Bill would ban police from using DNA from rape kit to prosecute victims


Legislation banning the use of DNA from victims collected during a rape kit examination for reasons unrelated to the assault cleared a first hurdle last week when it was unanimously rejected by a Senate committee.

The bill, led by Sen. Scott Wiener, D-San Francisco, would clearly prohibit law enforcement from entering a victim’s DNA samples into a database. It would also prohibit the inclusion of an intimate partner’s DNA collected for exclusion purposes.

Senator Wiener’s legislation follows a explosive report earlier this year detailing how San Francisco police entered victims’ DNA into a database and how a woman was linked to a crime due to DNA from her rape kit.

“There are so many barriers for survivors of sexual assault coming forward: a lack of trust in the system, the belief that they cannot be taken seriously, the fear that they will put themselves in physical danger “Senator Wiener told the News-Presse in an interview. “We need to send a very clear message to survivors that if they come forward, we support you and we are not going to use your DNA against you.”

Sexual assault forensic exams, often referred to as rape kits, are performed by medical professionals to collect DNA or other evidence from a person in order to prosecute or identify a perpetrator. Examinations can be long, invasive and traumatic for victims of sexual assault.

If victims don’t feel supported or protected during this process, “we’re going to see even fewer people coming forward,” said Senator Wiener.

San Francisco has since the end of the policy that allowed rape victims’ DNA to be used for purposes other than the assault investigation – and San Francisco District Attorney Chesa Boudin argued SB 1228 – but Senator Wiener maintained that his legislation was still necessary to prevent possible future incidents.

“We don’t know if it’s happening elsewhere,” he said. “It is important to have a rule in place so that this does not happen elsewhere. You never know in the future if another person is in charge of DNA databases.

Santa Barbara District Attorney Joyce Dudley said analysts with the California District Attorneys Association believe the practice is unique to San Francisco.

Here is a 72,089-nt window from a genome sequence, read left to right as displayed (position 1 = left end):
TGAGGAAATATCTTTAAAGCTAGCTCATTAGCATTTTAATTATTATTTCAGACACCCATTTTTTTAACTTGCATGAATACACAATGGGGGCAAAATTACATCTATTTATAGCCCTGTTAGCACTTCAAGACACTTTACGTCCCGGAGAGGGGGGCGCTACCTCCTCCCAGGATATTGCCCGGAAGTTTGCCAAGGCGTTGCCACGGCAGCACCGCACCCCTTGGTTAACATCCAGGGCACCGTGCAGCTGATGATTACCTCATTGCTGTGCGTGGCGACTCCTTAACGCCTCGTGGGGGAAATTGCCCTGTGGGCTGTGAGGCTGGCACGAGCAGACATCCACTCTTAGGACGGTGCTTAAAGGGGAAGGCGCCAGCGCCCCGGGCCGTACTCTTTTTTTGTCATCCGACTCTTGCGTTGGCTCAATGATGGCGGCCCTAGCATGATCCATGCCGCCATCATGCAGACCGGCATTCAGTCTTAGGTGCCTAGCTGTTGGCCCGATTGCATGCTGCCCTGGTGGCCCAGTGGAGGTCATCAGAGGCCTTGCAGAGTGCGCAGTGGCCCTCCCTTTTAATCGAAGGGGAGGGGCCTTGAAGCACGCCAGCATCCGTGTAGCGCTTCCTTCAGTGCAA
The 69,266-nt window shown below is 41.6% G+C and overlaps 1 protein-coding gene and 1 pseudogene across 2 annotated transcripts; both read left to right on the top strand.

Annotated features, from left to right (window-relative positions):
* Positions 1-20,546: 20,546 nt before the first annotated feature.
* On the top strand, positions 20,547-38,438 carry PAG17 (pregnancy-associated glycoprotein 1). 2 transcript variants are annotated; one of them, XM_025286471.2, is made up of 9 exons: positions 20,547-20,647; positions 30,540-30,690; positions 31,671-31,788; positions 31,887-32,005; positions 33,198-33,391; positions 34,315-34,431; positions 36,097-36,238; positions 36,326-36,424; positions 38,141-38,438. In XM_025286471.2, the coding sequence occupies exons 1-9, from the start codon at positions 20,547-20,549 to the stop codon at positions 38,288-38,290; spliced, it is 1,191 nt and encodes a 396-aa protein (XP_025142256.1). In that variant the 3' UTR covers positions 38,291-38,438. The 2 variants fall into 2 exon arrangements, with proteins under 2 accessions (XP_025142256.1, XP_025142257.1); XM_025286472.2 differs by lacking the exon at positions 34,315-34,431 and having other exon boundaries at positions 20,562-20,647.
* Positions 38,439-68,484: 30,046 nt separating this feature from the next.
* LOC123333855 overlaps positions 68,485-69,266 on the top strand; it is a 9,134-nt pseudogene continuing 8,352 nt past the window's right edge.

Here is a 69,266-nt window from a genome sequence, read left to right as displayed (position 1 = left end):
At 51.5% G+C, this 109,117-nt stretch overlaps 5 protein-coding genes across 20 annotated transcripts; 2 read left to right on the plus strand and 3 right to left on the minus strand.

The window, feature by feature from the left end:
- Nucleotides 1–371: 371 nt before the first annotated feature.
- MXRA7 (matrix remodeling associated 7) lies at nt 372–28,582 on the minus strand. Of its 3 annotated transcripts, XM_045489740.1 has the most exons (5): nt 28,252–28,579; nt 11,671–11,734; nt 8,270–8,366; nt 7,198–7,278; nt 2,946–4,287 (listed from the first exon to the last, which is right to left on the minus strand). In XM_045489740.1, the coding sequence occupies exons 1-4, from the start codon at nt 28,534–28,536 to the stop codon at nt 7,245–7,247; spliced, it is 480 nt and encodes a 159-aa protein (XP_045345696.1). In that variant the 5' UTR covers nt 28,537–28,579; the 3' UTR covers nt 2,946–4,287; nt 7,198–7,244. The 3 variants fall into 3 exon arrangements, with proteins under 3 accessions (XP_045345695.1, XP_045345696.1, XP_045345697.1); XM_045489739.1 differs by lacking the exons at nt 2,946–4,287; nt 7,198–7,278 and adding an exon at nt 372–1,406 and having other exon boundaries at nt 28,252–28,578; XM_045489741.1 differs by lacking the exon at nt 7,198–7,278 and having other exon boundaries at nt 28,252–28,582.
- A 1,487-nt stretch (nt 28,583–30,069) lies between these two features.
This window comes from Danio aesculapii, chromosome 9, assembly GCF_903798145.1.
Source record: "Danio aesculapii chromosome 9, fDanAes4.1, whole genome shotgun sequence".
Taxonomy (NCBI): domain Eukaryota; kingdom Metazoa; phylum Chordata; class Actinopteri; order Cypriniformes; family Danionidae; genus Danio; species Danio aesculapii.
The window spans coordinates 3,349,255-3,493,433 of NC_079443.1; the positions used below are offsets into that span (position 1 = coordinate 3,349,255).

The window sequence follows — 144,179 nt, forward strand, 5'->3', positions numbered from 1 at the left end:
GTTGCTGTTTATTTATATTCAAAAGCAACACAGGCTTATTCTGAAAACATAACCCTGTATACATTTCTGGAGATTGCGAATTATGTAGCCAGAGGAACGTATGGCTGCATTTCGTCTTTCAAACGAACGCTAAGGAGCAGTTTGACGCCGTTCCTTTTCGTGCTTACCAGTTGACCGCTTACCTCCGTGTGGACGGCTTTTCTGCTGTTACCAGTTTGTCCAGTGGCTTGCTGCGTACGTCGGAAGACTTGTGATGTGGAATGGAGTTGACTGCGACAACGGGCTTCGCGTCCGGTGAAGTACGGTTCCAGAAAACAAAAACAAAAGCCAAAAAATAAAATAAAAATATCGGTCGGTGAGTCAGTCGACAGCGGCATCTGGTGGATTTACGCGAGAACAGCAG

‘We are not aware of any local agency that engages in this practice, and no local instances where it has happened,’ Ms Dudley told News-Press.

The majority of sexual assaults go unreported to police, according to statistics from RAINN, the nation’s largest sexual violence organization. In fact, about two out of three assaults go unreported. The reasons range from fear of reprisal to lack of confidence that law enforcement could help, among a host of others.

“Public safety demands that we encourage and support victims who come forward for sexual assault testing – and break down barriers to reporting,” Boudin said.

“We need to do everything we can to support survivors of sexual assault,” said Assemblyman Phil Ting, D-San Francisco, co-lead author of the bill. “This legislation sends the message that they can trust the criminal justice system and come forward to report their cases.”

Additionally, Sen. Wiener said California needs to do more to ensure that rape kits are processed in a timely manner.

“The system needs to be more supportive of survivors so they know if they come forward…the referral process will be healing, not more harmful,” Senator Wiener said.

Ms. Dudley said there is no backlog in analyzing these kits in Santa Barbara at this time. She said a backlog is defined as a kit that has not been analyzed within 120 days of receipt by the lab.

Senator Wiener’s bill is now heading to the Appropriations Committee. It could be before Governor Gavin Newsom by September, he said.

Attorney General Rob Bonta announced a new position last week as a statewide Sexual Assault Evidence Outreach Coordinator with the Department of Justice’s Office of Forensic Services to assist law enforcement. order and laboratories to process rape kits. This person, once hired, will work with a Special Advisor to the Attorney General on Policy and Survivor Advocacy to remove barriers to testing and more.

Sexual assault exams are free and victims are encouraged to get one as soon as possible, especially within five days of an attack. In California, mental health and medical treatment are available as part of the exam.

For more information on exam access and services, visit

The National Sexual Assault Hotline is available 24 hours a day, seven days a week at 1-800-656-4673.

Additional resources are available at email: [email protected]


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